Scheduled Monument

Eileach-an-Naoimh, monastery, GarvellachsSM90138

Status: Designated


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Date Added
Last Date Amended
Ecclesiastical: burial ground, cemetery, graveyard; monastery; monastic settlement; well, Secular: settlement, including deserted and depopulated and townships; settlement, including deserted and depopulated and townships
Local Authority
Argyll And Bute
NM 63956 9698
163956, 709698


The monument consists of the extensive remains of a monastery originating in the pre-Norse period. The site is clearly very complex with a long building history but has never been excavated which makes the interrelationship between features difficult to assess.

The core of the site is a precinct on fairly flat ground which contains two church structures (one of stone and clay construction) a subterranean chamber and several other structures whose function and original form are thought to derive from the ancillary buildings needed for a small monastery. To the east is a substantial burial ground with graves formed as raised rectangular platforms.

To the east of this site are a pair of interconnecting bee-hive cells which are thought to be the oldest structures on the island. The highest part of this structure still stands to over 3.5m high.

There are numerous other structures between the core of the site and the natural boat-landing to the south: for example, cross bases and terracing, apparently designed to monumentalise the approach to the monastery.

To the SW of the core of the site an Early-Christian burial cairn, (known as Eithne's grave) with a cross-marked slab, occupies a natural terrace on the hill side. There is a second burial ground roughly 200m to the SW of the main site.

In addition to the features noted above, there are several features and remains which relate to post-medieval farming on the island, in particular a well preserved corn-drying kiln to the N of the site core, a barn, several alterations of the monastic remains and areas of rig and furrow.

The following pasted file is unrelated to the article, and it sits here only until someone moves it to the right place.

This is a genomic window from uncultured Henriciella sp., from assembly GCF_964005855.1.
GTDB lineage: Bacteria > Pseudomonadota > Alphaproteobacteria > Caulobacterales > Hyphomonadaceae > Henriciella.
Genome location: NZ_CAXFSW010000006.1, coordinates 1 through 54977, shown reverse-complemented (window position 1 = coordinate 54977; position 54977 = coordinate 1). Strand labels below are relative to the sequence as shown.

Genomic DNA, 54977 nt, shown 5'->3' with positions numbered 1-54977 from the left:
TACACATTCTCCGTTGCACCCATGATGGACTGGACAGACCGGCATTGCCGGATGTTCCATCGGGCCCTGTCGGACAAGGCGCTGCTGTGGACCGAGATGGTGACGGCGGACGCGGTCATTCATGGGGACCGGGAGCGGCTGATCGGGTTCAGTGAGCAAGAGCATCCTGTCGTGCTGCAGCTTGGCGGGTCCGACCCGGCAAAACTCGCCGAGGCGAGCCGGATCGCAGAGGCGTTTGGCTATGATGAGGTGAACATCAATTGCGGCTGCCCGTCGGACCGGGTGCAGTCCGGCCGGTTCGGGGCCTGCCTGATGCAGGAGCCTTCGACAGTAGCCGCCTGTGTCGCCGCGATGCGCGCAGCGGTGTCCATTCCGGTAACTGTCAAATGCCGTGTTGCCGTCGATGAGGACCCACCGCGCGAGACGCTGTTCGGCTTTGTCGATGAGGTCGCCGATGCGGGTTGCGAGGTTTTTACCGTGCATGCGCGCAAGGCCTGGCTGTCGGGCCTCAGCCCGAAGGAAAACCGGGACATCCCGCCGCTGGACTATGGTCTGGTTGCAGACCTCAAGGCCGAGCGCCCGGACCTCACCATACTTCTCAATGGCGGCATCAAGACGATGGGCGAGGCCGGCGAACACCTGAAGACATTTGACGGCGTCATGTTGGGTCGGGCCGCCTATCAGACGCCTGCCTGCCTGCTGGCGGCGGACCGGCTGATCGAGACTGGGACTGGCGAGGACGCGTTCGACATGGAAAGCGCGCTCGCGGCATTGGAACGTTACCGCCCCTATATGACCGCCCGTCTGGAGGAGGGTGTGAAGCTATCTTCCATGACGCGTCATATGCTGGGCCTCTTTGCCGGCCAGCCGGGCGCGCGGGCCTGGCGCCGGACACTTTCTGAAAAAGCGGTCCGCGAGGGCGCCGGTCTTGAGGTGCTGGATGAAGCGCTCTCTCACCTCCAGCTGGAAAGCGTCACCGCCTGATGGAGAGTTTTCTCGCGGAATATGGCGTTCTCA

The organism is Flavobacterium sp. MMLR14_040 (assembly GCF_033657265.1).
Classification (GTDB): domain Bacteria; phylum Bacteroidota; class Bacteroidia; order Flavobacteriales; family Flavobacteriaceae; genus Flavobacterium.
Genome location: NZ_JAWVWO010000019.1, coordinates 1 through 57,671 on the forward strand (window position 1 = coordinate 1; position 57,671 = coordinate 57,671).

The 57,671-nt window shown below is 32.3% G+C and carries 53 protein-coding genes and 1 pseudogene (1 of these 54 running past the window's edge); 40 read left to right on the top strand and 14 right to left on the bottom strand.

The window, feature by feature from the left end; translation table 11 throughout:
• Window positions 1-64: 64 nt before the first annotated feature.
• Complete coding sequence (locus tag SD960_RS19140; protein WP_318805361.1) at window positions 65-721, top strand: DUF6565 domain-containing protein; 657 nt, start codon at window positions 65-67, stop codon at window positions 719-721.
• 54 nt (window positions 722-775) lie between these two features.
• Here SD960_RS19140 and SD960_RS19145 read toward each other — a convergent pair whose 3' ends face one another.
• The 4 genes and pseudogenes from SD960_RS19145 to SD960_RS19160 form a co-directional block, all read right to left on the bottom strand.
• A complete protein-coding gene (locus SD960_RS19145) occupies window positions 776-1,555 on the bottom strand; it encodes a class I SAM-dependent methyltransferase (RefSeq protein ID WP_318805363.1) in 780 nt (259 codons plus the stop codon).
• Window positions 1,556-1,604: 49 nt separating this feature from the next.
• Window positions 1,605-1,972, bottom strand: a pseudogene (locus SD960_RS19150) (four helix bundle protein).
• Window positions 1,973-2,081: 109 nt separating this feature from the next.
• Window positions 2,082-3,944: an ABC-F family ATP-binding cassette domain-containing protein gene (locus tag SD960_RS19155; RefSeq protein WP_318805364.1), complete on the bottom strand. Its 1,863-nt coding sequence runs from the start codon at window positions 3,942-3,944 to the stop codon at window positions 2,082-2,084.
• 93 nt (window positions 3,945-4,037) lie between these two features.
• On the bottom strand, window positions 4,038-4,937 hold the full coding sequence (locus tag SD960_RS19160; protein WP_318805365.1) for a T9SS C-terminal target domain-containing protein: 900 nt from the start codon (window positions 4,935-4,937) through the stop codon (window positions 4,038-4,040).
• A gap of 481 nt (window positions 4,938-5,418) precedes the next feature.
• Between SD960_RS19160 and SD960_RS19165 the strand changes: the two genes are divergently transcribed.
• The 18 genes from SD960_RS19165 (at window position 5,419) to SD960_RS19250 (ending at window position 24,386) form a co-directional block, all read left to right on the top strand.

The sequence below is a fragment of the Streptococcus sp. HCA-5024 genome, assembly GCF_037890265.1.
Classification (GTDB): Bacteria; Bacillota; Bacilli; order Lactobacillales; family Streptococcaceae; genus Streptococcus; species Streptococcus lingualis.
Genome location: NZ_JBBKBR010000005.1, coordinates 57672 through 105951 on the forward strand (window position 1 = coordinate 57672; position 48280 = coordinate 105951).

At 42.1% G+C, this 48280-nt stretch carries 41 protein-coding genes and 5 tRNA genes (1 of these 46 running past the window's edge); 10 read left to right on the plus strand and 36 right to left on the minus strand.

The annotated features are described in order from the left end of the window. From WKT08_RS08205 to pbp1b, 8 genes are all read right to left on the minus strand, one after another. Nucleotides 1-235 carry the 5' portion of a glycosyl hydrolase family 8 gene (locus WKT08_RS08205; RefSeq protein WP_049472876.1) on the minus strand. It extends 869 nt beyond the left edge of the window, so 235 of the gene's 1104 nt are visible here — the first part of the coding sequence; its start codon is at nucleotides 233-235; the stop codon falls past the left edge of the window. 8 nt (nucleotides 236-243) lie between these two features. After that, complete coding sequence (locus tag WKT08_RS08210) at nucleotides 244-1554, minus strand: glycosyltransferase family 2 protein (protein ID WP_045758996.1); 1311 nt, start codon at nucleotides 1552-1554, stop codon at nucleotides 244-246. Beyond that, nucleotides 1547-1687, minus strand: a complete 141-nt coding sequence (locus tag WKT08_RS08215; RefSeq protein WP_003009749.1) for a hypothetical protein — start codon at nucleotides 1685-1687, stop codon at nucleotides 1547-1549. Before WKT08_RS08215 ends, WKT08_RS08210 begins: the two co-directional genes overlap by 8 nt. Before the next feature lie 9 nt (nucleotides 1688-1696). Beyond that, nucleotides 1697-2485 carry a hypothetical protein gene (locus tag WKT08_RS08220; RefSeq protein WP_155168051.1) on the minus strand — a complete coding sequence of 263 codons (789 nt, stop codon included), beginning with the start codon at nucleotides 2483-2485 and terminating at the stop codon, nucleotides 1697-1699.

The site is first recorded by John of Fordun who described it as a sanctuary. The site is clearly older than this but is thought to have been in virtually continuous use since its foundation in the Early Christian period. It is now thought that the site is likely to have been founded by St. Brendan the Navigator.

The area to be scheduled includes all the features noted above. It is defined to the SE by the high water mark and to the NW by the edge of the cliffs which run up the NW side of the island. To the NE and SW the area is defined by two lines running NW-SE.

The first runs 50m SW of the SW burial ground and the second 70m NE of the corn kiln. The area measures 510m from its northernmost to its southernmost point by 490m from its easternmost to its westernmost point and is marked in red on the accompanying map.

Statement of National Importance

The monument is of national importance because it is the best preserved Early-Christian monastery in Scotland, suffering from very little later encroachment. Located on what is now an uninhabited island, the structures have not been quarried and the archaeological deposits are likely to be well preserved. This site has the potential to enhance our understanding of the history of the introduction of Christianity to Scotland and the impact of subsequent events, in particular the Norse invasions and settlement.



RCAHMS records the monument as NM 61 SW 1.


Bryce, T H and Knight, G A, 1934, Report On A Survey Of The Antiquities On Eileach An Naoimh, Trans Glasgow Archaeological Soc. 8 (1926-34), 62-102.

Historic Environment Scotland Properties


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About Scheduled Monuments

Historic Environment Scotland is responsible for the designation of buildings, monuments, gardens and designed landscapes and historic battlefields. We also advise Scottish Ministers on the designation of historic marine protected areas.

Scheduling is the way that a monument or archaeological site of national importance is recognised by law through the Ancient Monuments and Archaeological Areas Act 1979.

We schedule sites and monuments of national importance using the criteria published in the Historic Environment Scotland Policy Statement.

The description and map showing the scheduled area is the legal part of the scheduling. The additional information in the scheduled monument record gives an indication of the national importance of the monument(s). It is not a definitive account or a complete description of the monument(s). The format of scheduled monument records has changed over time. Earlier records will usually be brief and some information will not have been recorded. Scheduled monument consent is required to carry out certain work, including repairs, to scheduled monuments. Applications for scheduled monument consent are made to us. We are happy to discuss your proposals with you before you apply and we do not charge for advice or consent. More information about consent and how to apply for it can be found on our website at

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